“They once roamed the earth by the tens of thousands. Their whistles spoke of distant places, of adventure and romance.”
No, we’re not talking about dinosaurs or some other extinct animal. Of course, we’re talking about the steam-engine train. I’m old enough to have ridden them myself. I had a grandfather who realized in the early 1970’s that these steam trains were about to disappear. He made it a point to explain this to me and made sure I appreciated my rides from Reading, Pennsylvania (literally a train city) to Philadelphia, where my Mom was sure he was a bagman for the mob and was using me as a cover. My grandfather wasn’t a bagman; we never visited any Don. We would explore the various wonders of America’s birth city. We’d visit the zoo or some historic site. Often we’d take in a Phillies game or hang out at the Italian markets in South Philly. I may not remember the details of everything we did. But I never did forget riding those steam-engine trains. And my grandfather was right. They’ve disappeared except for amusement parks and tourist attractions. But if you want to take a ride just like I did with my grandfather, all you have to do is pick up your ticket from Shout Factory and hop aboard The Rocky Mountain Express on UHD and in the dynamic color of 4K.
There are really two interchangeable things going on in this IMAX film. The narration tells us the story of William Cornelius Van Horn, who was given the task of creating a transcontinental railroad in order to unite the country of Canada. We get some detailed information on the unique topographical challenges that the railroad faced. There are tales of tragedy and tales of triumph. The end result is the Canadian Pacific Railroad, which still runs today from coast to coast over 3000 miles of changing landscape and the towering Rocky Mountains.
While the first function of the film is educational, the second part of is pure entertainment. We follow one of those trains in its journey across a continent. We get wonderful shots of the interior that are amazingly detailed thanks to the 4K images. But the real beauty shots have to be the incredibly breathtaking vistas through which our train travels. There are massive snow-capped mountains and rivers filled with mud or just crystal-clear, bright blue waters.
The Rocky Mountain Express is presented in an aspect ratio of 1.78:1. The 2160p Ultra high-definition image is arrived at by an HEVC codec. There’s a lot to love about the ultra-high-definition image presentation. The first thing you’ll notice is the incredible detail of the black levels. We get some beauty shots of an old engine, and there is wonderful detail found inside this black image. The colors and detail of the vistas will literally jump from the screen. It’s as if you’re looking out of the window on this amazing journey. The steam in the sky delivers textures that are as lifelike as it gets. The white billows of steam have a depth you may not even find in the best 3D presentation. The same applies to a particular shot of the Rocky Mountains taken just above the clouds so that the peaks dominate your image, while the fluffy clouds provide a floor from which these majestic peaks break through. The only flaw I found was the presence of some jitter on a couple of the tracking shots. This is the kind of stuff 4K was meant for.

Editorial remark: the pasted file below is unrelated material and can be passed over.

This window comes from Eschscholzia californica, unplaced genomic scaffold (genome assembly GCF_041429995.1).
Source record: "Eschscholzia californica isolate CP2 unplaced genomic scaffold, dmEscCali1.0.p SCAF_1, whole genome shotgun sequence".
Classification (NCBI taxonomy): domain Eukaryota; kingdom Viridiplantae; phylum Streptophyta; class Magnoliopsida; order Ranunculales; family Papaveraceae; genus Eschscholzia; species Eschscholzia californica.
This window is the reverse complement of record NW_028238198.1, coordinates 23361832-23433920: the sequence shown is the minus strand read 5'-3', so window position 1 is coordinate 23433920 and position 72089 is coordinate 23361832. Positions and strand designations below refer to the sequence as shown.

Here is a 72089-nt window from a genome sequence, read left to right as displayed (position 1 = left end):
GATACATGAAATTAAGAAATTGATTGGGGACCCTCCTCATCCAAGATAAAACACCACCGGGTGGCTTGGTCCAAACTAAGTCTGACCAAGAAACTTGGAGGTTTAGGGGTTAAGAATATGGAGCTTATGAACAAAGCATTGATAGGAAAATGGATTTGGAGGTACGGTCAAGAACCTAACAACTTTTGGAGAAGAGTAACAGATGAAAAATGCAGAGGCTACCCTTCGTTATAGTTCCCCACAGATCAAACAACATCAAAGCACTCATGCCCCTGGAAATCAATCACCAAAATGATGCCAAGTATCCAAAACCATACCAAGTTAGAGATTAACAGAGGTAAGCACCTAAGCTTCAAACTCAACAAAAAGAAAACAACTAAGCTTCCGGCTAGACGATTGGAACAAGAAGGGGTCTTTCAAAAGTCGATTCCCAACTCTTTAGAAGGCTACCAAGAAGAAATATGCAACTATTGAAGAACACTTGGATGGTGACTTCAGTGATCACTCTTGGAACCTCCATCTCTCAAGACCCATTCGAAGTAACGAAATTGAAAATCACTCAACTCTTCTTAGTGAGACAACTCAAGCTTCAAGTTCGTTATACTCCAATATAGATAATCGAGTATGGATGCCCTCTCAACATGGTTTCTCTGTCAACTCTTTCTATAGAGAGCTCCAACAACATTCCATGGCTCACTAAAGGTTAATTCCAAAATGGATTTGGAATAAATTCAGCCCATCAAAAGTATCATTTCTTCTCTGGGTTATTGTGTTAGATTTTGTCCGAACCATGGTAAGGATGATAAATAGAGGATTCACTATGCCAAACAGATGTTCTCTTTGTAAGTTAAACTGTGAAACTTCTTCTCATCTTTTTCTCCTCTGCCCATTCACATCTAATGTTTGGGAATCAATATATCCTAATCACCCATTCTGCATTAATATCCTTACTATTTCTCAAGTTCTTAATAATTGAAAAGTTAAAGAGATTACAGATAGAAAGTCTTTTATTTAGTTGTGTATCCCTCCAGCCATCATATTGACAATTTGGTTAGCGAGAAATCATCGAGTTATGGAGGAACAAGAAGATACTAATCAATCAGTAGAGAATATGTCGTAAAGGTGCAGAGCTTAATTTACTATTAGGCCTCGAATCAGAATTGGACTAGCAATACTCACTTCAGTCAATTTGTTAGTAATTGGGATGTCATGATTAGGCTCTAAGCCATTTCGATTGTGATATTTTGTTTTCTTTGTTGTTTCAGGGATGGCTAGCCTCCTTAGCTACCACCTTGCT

The Dolby Atmos defaults to a fine 7.1 audio presentation. The surrounds are perfectly mixed so that you will feel yourself on this train from the first. Subs are particularly impressive. Shots of the powerful wheels on the rail deliver a thundering sense of motion. I haven’t felt this kind of depth in subs since Saving Private Ryan and the tanks rolling over the bridge. The narration is actually sparse, and it’s rather fitting, giving you a chance to really soak in the experience of the journey. When there is something to say, it comes through clearly. The score is also a minimalistic one. Again, I enjoyed the time spent just chugging along the tracks. It’s a truly immersive experience all the way.
There are two bonus features. Both are films produced by the Canadian government in the 1950’s. You also get a Blu-ray copy of the film & extras.
Romance Of Transportation In Canada (1952): (10:56) This is a rather silly animated short that explores the evolution of transportation in Canada. We start with canoes and end up with, of all things, a flying saucer.
Railroaders (1958): (21:20) This is a very worthwhile feature. It’s a black & white documentary that introduces you to folks who were working on the Canadian Pacific line at that time. We follow the actual people on their duties and get some interesting background on their lifestyle and their jobs. It’s a nice snapshot of a particular place and time that I really enjoyed.
If you’re a train enthusiast, you simply can’t afford to miss this one. It might just be your excuse for upgrading to UHD. For everyone else, this is more of an experience than a film. This is also the closest I’ve come to feeling like I’m watching an actual IMAX movie in my theatre. Recently, I’ve heard that IMAX is building $400,000 systems for rich folks who want to have IMAX in their homes. You can save yourself about $399,980 by picking this disc up. It’s good for at least “100 miles”.